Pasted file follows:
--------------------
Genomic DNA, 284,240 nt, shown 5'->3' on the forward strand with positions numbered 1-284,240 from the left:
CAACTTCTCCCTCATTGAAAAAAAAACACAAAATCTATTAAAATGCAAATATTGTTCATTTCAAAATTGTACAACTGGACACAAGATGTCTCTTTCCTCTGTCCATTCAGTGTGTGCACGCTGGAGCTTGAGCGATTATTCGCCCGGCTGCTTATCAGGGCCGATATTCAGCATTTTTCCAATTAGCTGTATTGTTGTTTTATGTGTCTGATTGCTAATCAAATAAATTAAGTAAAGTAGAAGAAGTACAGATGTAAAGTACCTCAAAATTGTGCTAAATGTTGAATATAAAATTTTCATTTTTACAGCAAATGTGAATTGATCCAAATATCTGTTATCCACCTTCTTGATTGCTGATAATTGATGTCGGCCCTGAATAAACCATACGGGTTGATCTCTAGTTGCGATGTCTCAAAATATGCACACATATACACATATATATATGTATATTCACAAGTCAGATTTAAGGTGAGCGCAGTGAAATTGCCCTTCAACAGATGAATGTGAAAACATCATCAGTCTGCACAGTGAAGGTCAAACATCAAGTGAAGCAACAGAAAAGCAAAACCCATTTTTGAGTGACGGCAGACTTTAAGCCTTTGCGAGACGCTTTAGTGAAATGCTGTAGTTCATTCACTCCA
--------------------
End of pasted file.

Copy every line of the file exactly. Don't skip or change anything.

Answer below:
Genomic DNA, 284,240 nt, shown 5'->3' on the forward strand with positions numbered 1-284,240 from the left:
CAACTTCTCCCTCATTGAAAAAAAAACACAAAATCTATTAAAATGCAAATATTGTTCATTTCAAAATTGTACAACTGGACACAAGATGTCTCTTTCCTCTGTCCATTCAGTGTGTGCACGCTGGAGCTTGAGCGATTATTCGCCCGGCTGCTTATCAGGGCCGATATTCAGCATTTTTCCAATTAGCTGTATTGTTGTTTTATGTGTCTGATTGCTAATCAAATAAATTAAGTAAAGTAGAAGAAGTACAGATGTAAAGTACCTCAAAATTGTGCTAAATGTTGAATATAAAATTTTCATTTTTACAGCAAATGTGAATTGATCCAAATATCTGTTATCCACCTTCTTGATTGCTGATAATTGATGTCGGCCCTGAATAAACCATACGGGTTGATCTCTAGTTGCGATGTCTCAAAATATGCACACATATACACATATATATATGTATATTCACAAGTCAGATTTAAGGTGAGCGCAGTGAAATTGCCCTTCAACAGATGAATGTGAAAACATCATCAGTCTGCACAGTGAAGGTCAAACATCAAGTGAAGCAACAGAAAAGCAAAACCCATTTTTGAGTGACGGCAGACTTTAAGCCTTTGCGAGACGCTTTAGTGAAATGCTGTAGTTCATTCACTCCA